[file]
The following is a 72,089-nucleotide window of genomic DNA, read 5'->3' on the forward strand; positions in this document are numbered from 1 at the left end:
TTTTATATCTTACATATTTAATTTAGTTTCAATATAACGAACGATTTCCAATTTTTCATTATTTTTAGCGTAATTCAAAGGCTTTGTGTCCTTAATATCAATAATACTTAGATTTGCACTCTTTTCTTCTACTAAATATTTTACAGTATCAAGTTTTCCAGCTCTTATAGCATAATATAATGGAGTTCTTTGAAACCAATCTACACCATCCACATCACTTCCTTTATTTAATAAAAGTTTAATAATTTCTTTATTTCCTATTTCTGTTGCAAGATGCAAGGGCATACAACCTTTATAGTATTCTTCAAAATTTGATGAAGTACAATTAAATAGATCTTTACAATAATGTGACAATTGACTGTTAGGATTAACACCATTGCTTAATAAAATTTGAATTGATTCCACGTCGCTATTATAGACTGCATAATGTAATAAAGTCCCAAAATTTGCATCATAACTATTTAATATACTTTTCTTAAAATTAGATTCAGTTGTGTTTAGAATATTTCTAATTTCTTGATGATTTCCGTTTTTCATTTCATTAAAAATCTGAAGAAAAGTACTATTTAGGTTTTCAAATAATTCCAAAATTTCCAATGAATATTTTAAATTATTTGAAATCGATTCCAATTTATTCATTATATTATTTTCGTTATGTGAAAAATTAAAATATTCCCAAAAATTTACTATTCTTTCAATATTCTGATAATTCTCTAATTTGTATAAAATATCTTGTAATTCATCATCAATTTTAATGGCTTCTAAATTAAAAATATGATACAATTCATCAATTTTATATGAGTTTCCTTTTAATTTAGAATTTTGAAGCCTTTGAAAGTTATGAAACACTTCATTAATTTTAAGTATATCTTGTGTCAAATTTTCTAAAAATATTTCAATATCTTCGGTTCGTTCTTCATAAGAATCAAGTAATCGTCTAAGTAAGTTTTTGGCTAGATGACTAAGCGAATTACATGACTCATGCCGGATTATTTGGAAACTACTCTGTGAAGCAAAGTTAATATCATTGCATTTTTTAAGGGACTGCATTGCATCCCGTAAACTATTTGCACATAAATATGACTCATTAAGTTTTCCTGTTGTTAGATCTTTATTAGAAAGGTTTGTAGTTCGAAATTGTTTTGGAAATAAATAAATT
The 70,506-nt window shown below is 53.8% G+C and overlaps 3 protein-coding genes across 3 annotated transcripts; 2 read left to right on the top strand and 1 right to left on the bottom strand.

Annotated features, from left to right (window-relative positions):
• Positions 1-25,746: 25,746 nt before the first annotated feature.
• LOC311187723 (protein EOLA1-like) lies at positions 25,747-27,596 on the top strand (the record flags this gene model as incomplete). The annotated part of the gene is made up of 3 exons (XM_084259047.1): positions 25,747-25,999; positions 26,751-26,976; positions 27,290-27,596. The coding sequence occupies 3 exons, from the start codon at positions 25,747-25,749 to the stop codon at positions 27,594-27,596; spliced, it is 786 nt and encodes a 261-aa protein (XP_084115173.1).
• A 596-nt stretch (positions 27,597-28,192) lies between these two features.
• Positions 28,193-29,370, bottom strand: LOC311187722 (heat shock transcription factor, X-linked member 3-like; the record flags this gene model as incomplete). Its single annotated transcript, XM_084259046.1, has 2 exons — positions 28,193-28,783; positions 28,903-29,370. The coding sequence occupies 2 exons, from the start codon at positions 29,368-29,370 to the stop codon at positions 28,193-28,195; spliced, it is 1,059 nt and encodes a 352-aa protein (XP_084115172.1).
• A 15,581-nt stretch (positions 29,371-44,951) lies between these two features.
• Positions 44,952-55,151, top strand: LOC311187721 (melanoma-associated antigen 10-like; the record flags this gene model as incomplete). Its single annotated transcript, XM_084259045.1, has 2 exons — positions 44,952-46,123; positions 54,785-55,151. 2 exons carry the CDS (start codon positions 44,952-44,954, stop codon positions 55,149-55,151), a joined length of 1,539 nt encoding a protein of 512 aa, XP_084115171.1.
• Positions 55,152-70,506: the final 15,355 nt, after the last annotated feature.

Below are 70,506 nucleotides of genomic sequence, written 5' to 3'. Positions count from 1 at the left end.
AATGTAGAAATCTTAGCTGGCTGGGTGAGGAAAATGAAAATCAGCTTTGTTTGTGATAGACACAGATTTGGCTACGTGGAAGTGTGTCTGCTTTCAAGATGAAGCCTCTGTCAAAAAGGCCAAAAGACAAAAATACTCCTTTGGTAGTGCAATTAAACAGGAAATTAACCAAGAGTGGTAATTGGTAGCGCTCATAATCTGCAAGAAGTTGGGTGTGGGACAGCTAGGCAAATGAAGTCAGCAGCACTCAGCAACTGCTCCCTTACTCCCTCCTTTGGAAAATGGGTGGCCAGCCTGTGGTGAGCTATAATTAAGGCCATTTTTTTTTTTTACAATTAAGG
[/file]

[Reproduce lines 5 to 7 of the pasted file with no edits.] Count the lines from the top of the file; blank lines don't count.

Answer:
• Positions 1-25,746: 25,746 nt before the first annotated feature.
• LOC311187723 (protein EOLA1-like) lies at positions 25,747-27,596 on the top strand (the record flags this gene model as incomplete). The annotated part of the gene is made up of 3 exons (XM_084259047.1): positions 25,747-25,999; positions 26,751-26,976; positions 27,290-27,596. The coding sequence occupies 3 exons, from the start codon at positions 25,747-25,749 to the stop codon at positions 27,594-27,596; spliced, it is 786 nt and encodes a 261-aa protein (XP_084115173.1).
• A 596-nt stretch (positions 27,597-28,192) lies between these two features.